Congratulations to IMSE Graduates

Images of graduation

Congratulations to Feng Liu, Ying Chen, Ukesh Chawal, Dishita Mehtalia, Gazi md daud Iqbal, and all of our IMSE graduates!

-Posted by Jay Rosenberger



The Institute for Operations Research and the Management Sciences (INFORMS) has released a new video: “O.R. & Analytics: Saving Lives, Saving Money, Solving Problems.”

-Updated by Jay Rosenberger

USA Science & Engineering Festival

UT Arlington graduate students Shirish Rao and Hadis Anahideh from Industrial Engineering, Hoda Rahimi from Civil Engineering, and Takuma Mitani from Architecture were awarded a People, Prosperity and the Planet (P3) Phase I grant from the U.S. Environmental Protection Agency (EPA).  Pictured below are Takuma, Hoda, Hadis, and Shirish.

engineering festival

This student competition grant provided funding to showcase their research using decision analytics in green building design at the EPA’s 14th Annual National Sustainable Design Expo.   The UT Arlington student team and IMSE faculty mentor Victoria Chen participated in the expo, which was held April 7-8 at the 2018 USA Science & Engineering Festival in Washington, DC.

blog photos

Their exhibit, entitled Better Buildings for Sustainability, included hands-on activities, software demonstrations, and Takuma’s own balsa wood building model.


About 500 kids and adults kept them busy at their booth.  Kids were challenged to build a stable structure with toothpicks and mini-marshmallows, and the best structures were kept on display at the booth.


Dishita Mehtalia Awarded COSMOS Scholarship

The Center on Stochastic Modeling, Optimization, & Statistics (COSMOS) awarded Ms. Dishita Mehtalia the 2018 COSMOS Scholarship. Dishita will be graduating this semester with a Masters in IE. She has been assisting IMSE Professor Victoria Chen and IMSE Ph.D. students Khan Haque and Li Zhang on research on prediction-led policing. Their work uses 911 call data from the Arlington, TX Police Department, and Dishita has spent countless hours processing and analyzing these data for building crime rate prediction models to be used within a discrete-event simulation studying dynamic policing strategies. At the IMSE Awards Banquet below, Dishita is in the center surrounded by COSMOS faculty (from left to right) Bill Corley, Shouyi Wang, Aera LeBoulluec, Victoria Chen, Jay Rosenberger, and Chen Kan.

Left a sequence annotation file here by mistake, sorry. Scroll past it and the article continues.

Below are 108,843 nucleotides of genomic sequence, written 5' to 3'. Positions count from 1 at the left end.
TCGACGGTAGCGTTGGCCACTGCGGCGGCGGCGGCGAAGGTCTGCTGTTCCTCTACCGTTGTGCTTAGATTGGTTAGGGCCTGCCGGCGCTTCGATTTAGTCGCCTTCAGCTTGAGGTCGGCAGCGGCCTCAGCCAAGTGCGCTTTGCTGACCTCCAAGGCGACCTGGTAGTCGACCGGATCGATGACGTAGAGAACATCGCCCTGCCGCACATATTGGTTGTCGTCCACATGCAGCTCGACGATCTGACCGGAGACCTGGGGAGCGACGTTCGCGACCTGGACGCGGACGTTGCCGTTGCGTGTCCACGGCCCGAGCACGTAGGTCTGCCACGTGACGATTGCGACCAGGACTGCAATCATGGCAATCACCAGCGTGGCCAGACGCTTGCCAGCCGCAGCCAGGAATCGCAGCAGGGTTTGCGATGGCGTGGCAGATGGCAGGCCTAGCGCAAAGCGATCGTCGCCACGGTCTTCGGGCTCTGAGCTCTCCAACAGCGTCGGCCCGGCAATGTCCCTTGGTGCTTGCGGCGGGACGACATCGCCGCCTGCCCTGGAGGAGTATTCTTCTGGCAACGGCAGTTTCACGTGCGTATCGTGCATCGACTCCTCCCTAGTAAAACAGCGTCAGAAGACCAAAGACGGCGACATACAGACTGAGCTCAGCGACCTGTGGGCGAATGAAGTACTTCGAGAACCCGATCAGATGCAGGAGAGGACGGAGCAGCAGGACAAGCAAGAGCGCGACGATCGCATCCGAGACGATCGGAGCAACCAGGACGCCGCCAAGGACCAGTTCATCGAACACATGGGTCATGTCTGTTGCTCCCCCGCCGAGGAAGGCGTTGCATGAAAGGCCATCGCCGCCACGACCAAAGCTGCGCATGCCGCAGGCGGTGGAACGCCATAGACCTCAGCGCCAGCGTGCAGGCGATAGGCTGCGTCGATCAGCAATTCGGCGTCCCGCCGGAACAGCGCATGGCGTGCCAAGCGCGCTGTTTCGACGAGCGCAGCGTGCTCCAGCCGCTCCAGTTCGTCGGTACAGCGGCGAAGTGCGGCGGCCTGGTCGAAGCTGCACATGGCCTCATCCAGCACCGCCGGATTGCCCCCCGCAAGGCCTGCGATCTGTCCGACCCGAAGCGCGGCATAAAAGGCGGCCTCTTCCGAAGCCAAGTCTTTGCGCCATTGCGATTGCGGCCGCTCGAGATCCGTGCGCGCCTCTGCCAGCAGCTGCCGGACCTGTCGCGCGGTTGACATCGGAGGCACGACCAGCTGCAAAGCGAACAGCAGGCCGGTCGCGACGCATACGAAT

-Posted by Victoria Chen and Jay Rosenberger

Dr. Bryan Mesmer to Present Seminar

Bryan Mesmer from the Department of Industrial and Systems Engineering and Engineering Management at the University of Alabama in Huntsville will present at the Seminar on Friday April 27 at 1:15pm in Room 105 of Nedderman Hall. Dr. Mesmer’s presentation title, abstract, and biographical sketch are below.

Title: Reimagining Systems Engineering Through Preferences and the Arts
Author: Bryan Mesmer
Location: Nedderman Hall (NH) Room 105
Date: Friday, April 27
Time: 1:15pm – 2:15pm


Abstract: This seminar will discuss the pursuit of creative and novel research in the foundations of systems engineering to enable a reimagining of systems engineering. A reimagining is needed due to the growing challenges in costs, schedules, etc. that systems engineering is facing as systems become ever more complex. Specifically two research topics will be discussed: decision making in systems engineering and the art of systems engineering. Decision making is researched in order to reduce inconsistencies in systems engineering by advancing the state of observing, communicating, and representing preferences. Inconsistencies in decision making typically lead to designs that are non-optimal due to stakeholders disagreeing on what is best. Utility and game theories are the primary tools used in this research. The arts are researched to identify approaches that could aid in understanding and performing systems engineering and to infuse those artistic approaches into systems engineering. The arts research that will be discussed in this seminar are gaming, storytelling, and theatre. In particular, the need for a surrogate of complex systems due to the high costs, long durations, and limited accessibility of common complex systems will be discussed, with theatre proposed as a surrogate. The findings of the research demonstrate that systems engineering can be improved, but a fundamental transformation of systems engineering may need to occur for those improvements to be fully realized.